Saturday, January 10, 2009


Comics World Busan

After I stopped updating this blog, I wrote a few articles and reviews for some magazines in Korea. Some of them were printed, some weren't. None of them are online now, so I might as well post them here.

Comic World Busan

Originally printed April, 2006 in The Ulsan Pear (you can find issues in pdf format at

On March 25th I attended Comic World 32 at BEXCO in Busan, Korea. I had no idea what to expect. When I arrived outside the convention hall the first thing I saw were tons of people, and tons of cosplayers.

Cosplay is the Japanese (and Korean) word for dressing up as a character from a comic, cartoon or videogame. People put a lot of work into their costumes and friends will all dress up as characters from the same story so you’ll see gangs of people in weird clothing walking around together. They hang around outside and pose whenever people want to take their photos, and there are tons of people taking photos.

Inside the BEXCO building was quite different from outside, and a bit disappointing too. The large hall that contained everything wasn’t the nicest looking, but that doesn’t really matter that much. There were several rows of tables with dozens of booths set up in them.

Each booth contained not the piles of back-issues you might expect, nor did it feature any hot artists of popular comics, not even piles of mini-comics made by local creators. Instead, looking at what was offered at the booths, it was clear that this was a fan convention.

The booths had merchandise that featured characters from popular comics; usually badges, stickers, art prints, bags, cards, cell phone danglies and dōjinshi.

Well, not actually dōjinshi, that’s a Japanese word. Dōjinshi are usually fan comics. They’re fanfiction taken to the extreme. A fan will read a comic and like it a lot and decide to draw, publish and sell their own adventures of the characters.

The comics themselves are beautifully produced. Square bound and slightly larger than the usual American sized comics. They also usually have covers, and sometimes a few interior pages, in colour. The art is generally pretty good, though it probably won’t look exactly like the characters do in the comic. Also, because Korean reads left to right these comics read in the familiar direction instead of “backwards” like most Japanese comics.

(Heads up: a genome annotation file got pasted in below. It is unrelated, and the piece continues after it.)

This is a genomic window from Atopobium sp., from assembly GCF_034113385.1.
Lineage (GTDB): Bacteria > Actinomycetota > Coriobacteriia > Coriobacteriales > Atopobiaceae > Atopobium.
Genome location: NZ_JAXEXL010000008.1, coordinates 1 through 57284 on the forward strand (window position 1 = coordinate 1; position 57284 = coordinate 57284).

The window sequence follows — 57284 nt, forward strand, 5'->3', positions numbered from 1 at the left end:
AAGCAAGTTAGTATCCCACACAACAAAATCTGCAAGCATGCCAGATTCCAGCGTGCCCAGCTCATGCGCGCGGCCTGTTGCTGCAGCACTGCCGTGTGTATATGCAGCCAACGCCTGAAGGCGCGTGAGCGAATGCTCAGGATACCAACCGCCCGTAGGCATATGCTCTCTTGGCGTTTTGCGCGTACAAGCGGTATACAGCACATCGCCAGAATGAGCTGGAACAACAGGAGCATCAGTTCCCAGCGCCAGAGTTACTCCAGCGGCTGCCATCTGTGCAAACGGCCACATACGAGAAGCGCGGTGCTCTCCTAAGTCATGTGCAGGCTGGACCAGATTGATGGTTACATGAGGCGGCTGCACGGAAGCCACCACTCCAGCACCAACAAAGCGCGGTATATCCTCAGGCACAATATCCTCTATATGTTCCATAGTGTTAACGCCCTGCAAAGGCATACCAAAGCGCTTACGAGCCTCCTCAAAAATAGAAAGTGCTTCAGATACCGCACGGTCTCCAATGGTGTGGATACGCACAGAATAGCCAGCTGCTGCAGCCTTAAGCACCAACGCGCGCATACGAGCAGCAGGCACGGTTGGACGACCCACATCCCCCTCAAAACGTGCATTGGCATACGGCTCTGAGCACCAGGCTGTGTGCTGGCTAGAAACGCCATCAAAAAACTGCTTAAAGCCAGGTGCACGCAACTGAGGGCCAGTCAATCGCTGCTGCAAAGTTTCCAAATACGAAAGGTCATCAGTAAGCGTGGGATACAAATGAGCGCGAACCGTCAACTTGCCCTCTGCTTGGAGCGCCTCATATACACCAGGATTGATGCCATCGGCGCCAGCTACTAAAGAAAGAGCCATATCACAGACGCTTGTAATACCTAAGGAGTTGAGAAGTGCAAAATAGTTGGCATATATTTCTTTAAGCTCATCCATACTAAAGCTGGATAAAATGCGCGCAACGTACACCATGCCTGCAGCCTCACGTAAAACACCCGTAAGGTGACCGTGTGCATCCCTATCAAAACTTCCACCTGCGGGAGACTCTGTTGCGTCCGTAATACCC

Dōjinshi creators usually produce their comics in low print runs to avoid the chances of them getting sued (they are using other peoples characters after all). So if you see something cool, pick it up, you might not get another chance. A number of comic creators started by making dōjinshi before becoming famous, so maybe that neat looking comic was drawn by someone who’ll become famous.

Interestingly, the costumes, comics and other merchandise seen at Comic World really showed that the most popular comics in Korea are Japanese ones. Naruto, One Piece, Death Note, Full Metal Alchemist, Inu Yasha, Kerero (Sergeant Frog) and Gundamn were all clearly visible at the event and are all popular, or at least available, in English.

The Comic World Busan events happen fairly regularly, with the next one happening on May 27th and 28 th. I only know one thing for sure, next time I go to one of these things I’ll be in costume too. Now all I need to do is learn Korean so I can actually read these comics.

Visit the Comic World website at (in Korean).

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